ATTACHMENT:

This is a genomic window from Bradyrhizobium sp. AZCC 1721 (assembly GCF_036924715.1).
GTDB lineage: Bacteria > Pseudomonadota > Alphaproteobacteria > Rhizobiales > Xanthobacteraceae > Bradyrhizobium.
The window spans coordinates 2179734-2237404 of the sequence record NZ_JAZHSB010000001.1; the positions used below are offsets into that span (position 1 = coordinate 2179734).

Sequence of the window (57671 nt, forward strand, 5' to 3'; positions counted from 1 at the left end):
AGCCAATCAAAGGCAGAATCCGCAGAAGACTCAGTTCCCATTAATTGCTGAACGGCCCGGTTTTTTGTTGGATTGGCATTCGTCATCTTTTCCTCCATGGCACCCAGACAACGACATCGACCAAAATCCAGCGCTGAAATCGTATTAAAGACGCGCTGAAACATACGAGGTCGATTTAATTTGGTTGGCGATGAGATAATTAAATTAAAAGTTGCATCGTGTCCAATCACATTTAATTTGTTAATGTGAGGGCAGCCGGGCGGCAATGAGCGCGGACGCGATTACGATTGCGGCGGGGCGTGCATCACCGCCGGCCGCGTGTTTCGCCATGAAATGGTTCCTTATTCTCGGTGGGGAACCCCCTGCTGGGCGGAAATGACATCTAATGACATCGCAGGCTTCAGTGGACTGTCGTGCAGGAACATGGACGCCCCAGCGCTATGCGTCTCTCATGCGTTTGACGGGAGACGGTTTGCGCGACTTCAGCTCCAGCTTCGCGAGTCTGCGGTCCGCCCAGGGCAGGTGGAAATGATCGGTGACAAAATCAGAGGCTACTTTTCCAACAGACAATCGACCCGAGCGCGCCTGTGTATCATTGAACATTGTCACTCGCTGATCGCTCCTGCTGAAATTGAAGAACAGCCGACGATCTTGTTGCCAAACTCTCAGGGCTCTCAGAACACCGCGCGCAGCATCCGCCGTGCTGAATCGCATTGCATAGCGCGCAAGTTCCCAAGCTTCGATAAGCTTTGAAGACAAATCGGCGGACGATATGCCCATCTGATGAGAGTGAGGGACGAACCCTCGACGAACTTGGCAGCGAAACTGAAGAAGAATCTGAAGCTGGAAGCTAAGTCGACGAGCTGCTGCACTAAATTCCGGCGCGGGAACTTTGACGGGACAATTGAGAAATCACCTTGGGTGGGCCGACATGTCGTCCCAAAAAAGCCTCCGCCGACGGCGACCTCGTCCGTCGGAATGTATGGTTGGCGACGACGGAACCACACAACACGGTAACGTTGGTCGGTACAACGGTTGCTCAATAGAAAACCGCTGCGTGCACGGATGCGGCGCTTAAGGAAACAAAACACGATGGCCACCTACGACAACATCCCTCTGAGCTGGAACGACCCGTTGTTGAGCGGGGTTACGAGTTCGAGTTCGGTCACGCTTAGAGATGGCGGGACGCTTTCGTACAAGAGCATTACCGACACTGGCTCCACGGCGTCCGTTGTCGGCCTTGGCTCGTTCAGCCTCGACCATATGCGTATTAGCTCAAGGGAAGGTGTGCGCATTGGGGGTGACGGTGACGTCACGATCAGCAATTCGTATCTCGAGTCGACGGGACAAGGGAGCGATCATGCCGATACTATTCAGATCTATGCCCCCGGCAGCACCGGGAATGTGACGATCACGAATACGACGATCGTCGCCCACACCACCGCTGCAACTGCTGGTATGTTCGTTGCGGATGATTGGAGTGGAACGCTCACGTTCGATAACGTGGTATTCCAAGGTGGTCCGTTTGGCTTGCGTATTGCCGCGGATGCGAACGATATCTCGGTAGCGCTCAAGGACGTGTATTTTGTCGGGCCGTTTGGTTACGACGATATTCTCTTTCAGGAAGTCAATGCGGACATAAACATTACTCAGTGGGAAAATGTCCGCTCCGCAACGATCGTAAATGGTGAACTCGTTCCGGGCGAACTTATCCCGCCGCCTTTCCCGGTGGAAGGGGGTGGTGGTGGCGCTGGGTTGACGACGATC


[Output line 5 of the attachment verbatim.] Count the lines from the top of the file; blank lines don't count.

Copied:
AGCCAATCAAAGGCAGAATCCGCAGAAGACTCAGTTCCCATTAATTGCTGAACGGCCCGGTTTTTTGTTGGATTGGCATTCGTCATCTTTTCCTCCATGGCACCCAGACAACGACATCGACCAAAATCCAGCGCTGAAATCGTATTAAAGACGCGCTGAAACATACGAGGTCGATTTAATTTGGTTGGCGATGAGATAATTAAATTAAAAGTTGCATCGTGTCCAATCACATTTAATTTGTTAATGTGAGGGCAGCCGGGCGGCAATGAGCGCGGACGCGATTACGATTGCGGCGGGGCGTGCATCACCGCCGGCCGCGTGTTTCGCCATGAAATGGTTCCTTATTCTCGGTGGGGAACCCCCTGCTGGGCGGAAATGACATCTAATGACATCGCAGGCTTCAGTGGACTGTCGTGCAGGAACATGGACGCCCCAGCGCTATGCGTCTCTCATGCGTTTGACGGGAGACGGTTTGCGCGACTTCAGCTCCAGCTTCGCGAGTCTGCGGTCCGCCCAGGGCAGGTGGAAATGATCGGTGACAAAATCAGAGGCTACTTTTCCAACAGACAATCGACCCGAGCGCGCCTGTGTATCATTGAACATTGTCACTCGCTGATCGCTCCTGCTGAAATTGAAGAACAGCCGACGATCTTGTTGCCAAACTCTCAGGGCTCTCAGAACACCGCGCGCAGCATCCGCCGTGCTGAATCGCATTGCATAGCGCGCAAGTTCCCAAGCTTCGATAAGCTTTGAAGACAAATCGGCGGACGATATGCCCATCTGATGAGAGTGAGGGACGAACCCTCGACGAACTTGGCAGCGAAACTGAAGAAGAATCTGAAGCTGGAAGCTAAGTCGACGAGCTGCTGCACTAAATTCCGGCGCGGGAACTTTGACGGGACAATTGAGAAATCACCTTGGGTGGGCCGACATGTCGTCCCAAAAAAGCCTCCGCCGACGGCGACCTCGTCCGTCGGAATGTATGGTTGGCGACGACGGAACCACACAACACGGTAACGTTGGTCGGTACAACGGTTGCTCAATAGAAAACCGCTGCGTGCACGGATGCGGCGCTTAAGGAAACAAAACACGATGGCCACCTACGACAACATCCCTCTGAGCTGGAACGACCCGTTGTTGAGCGGGGTTACGAGTTCGAGTTCGGTCACGCTTAGAGATGGCGGGACGCTTTCGTACAAGAGCATTACCGACACTGGCTCCACGGCGTCCGTTGTCGGCCTTGGCTCGTTCAGCCTCGACCATATGCGTATTAGCTCAAGGGAAGGTGTGCGCATTGGGGGTGACGGTGACGTCACGATCAGCAATTCGTATCTCGAGTCGACGGGACAAGGGAGCGATCATGCCGATACTATTCAGATCTATGCCCCCGGCAGCACCGGGAATGTGACGATCACGAATACGACGATCGTCGCCCACACCACCGCTGCAACTGCTGGTATGTTCGTTGCGGATGATTGGAGTGGAACGCTCACGTTCGATAACGTGGTATTCCAAGGTGGTCCGTTTGGCTTGCGTATTGCCGCGGATGCGAACGATATCTCGGTAGCGCTCAAGGACGTGTATTTTGTCGGGCCGTTTGGTTACGACGATATTCTCTTTCAGGAAGTCAATGCGGACATAAACATTACTCAGTGGGAAAATGTCCGCTCCGCAACGATCGTAAATGGTGAACTCGTTCCGGGCGAACTTATCCCGCCGCCTTTCCCGGTGGAAGGGGGTGGTGGTGGCGCTGGGTTGACGACGATC